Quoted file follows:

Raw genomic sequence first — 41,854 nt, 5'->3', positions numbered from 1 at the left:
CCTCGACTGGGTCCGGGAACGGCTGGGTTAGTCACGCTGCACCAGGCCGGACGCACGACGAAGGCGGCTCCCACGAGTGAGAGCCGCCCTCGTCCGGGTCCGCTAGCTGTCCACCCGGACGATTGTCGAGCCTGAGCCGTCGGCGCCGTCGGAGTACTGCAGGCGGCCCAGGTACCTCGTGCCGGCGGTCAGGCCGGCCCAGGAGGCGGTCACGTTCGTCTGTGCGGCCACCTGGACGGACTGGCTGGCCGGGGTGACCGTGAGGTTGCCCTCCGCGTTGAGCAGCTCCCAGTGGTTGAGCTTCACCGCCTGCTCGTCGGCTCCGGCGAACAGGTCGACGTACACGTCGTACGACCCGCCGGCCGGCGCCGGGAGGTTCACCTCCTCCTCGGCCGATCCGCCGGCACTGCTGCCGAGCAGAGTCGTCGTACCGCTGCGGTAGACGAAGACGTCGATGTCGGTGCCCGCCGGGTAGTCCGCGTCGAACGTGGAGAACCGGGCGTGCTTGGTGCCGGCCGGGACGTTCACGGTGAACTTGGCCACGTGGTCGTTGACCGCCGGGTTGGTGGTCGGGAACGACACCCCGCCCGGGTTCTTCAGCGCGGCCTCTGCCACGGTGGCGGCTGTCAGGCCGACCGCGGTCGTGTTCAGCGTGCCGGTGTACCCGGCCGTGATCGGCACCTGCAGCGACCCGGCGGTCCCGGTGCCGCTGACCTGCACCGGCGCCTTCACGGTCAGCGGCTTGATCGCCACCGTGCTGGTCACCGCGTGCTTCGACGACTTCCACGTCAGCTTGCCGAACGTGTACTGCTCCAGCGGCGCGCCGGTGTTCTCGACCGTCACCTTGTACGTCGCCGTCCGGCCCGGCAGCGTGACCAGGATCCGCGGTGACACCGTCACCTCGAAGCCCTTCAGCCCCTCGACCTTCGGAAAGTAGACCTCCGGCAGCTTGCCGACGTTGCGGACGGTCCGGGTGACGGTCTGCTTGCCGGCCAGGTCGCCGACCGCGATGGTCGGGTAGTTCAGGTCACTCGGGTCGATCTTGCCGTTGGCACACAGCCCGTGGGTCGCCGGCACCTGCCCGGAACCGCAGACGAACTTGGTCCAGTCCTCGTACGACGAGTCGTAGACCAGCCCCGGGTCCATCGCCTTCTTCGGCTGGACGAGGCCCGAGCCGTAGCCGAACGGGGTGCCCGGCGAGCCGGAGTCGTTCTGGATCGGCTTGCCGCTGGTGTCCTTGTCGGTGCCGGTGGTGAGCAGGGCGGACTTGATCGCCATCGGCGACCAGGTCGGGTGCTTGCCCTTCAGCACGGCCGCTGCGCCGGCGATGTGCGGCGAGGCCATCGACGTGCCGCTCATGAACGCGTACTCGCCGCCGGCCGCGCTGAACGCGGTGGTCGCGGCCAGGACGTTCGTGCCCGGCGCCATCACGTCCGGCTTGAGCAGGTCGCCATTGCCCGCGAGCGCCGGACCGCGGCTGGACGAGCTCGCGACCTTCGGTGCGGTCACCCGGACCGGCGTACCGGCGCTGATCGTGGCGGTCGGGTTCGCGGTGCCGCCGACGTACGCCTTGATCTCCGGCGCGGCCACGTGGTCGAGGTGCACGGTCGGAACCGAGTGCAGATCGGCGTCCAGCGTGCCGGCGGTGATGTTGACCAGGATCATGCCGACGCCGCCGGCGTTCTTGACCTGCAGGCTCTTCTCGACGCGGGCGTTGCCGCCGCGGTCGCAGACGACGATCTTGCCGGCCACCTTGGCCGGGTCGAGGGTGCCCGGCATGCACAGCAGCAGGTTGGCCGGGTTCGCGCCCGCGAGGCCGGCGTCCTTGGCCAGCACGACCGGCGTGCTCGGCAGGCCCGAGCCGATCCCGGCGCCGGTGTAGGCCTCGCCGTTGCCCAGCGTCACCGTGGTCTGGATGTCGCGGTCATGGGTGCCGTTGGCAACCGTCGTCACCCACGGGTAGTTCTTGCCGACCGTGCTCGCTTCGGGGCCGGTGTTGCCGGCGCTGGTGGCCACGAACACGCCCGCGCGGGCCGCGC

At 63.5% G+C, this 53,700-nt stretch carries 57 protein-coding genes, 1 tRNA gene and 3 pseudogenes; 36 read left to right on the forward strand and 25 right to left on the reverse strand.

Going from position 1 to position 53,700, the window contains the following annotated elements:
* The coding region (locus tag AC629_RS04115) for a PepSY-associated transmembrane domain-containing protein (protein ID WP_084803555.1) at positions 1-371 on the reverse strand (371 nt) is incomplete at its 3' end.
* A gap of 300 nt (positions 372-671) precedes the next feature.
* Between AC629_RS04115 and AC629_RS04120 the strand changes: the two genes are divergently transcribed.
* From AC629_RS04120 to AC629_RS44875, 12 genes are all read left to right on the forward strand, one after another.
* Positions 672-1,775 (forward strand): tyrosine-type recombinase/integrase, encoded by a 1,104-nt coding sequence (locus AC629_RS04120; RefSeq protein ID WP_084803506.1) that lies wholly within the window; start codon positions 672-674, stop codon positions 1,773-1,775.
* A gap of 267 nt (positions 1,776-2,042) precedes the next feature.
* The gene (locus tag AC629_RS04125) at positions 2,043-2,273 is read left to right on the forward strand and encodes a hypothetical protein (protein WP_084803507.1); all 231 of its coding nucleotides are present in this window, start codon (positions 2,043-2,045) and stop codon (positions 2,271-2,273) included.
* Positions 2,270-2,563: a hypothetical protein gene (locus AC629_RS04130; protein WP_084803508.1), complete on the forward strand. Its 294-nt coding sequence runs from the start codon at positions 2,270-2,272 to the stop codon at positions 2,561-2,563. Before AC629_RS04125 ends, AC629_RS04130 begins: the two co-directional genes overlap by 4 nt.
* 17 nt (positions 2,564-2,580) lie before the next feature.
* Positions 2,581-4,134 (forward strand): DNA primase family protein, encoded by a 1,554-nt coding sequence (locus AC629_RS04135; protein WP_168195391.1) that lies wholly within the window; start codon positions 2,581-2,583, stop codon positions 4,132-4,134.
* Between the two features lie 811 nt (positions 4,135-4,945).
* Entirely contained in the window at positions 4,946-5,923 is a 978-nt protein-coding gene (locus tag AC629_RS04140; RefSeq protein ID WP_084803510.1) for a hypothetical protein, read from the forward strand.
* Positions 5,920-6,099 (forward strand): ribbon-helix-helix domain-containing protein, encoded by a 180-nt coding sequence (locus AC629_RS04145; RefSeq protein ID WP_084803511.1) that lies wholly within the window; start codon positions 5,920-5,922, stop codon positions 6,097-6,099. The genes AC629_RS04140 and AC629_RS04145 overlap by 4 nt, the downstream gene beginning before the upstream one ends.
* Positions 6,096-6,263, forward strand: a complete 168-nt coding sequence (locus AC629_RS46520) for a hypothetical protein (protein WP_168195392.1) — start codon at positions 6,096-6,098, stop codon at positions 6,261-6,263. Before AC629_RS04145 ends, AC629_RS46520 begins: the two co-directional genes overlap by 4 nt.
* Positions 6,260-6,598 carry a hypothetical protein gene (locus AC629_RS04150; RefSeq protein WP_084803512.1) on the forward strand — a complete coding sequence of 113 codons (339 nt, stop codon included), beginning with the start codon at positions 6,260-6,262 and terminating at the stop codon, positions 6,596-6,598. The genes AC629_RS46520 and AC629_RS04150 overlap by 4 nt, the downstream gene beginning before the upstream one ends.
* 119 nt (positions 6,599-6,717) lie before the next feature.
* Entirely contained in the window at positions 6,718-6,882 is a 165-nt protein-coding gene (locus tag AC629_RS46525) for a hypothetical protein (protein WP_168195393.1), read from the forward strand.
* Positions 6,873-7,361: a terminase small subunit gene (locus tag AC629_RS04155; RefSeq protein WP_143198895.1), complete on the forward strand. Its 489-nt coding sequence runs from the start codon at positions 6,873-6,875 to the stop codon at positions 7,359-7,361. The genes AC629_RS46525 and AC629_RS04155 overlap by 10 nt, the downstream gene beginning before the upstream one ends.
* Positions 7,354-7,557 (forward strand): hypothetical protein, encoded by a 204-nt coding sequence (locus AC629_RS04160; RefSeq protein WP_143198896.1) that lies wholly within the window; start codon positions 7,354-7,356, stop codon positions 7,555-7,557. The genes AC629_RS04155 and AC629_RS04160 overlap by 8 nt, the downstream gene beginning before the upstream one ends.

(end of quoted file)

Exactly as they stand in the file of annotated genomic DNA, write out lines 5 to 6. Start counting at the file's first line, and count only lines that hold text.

* The coding region (locus tag AC629_RS04115) for a PepSY-associated transmembrane domain-containing protein (protein ID WP_084803555.1) at positions 1-371 on the reverse strand (371 nt) is incomplete at its 3' end.
* A gap of 300 nt (positions 372-671) precedes the next feature.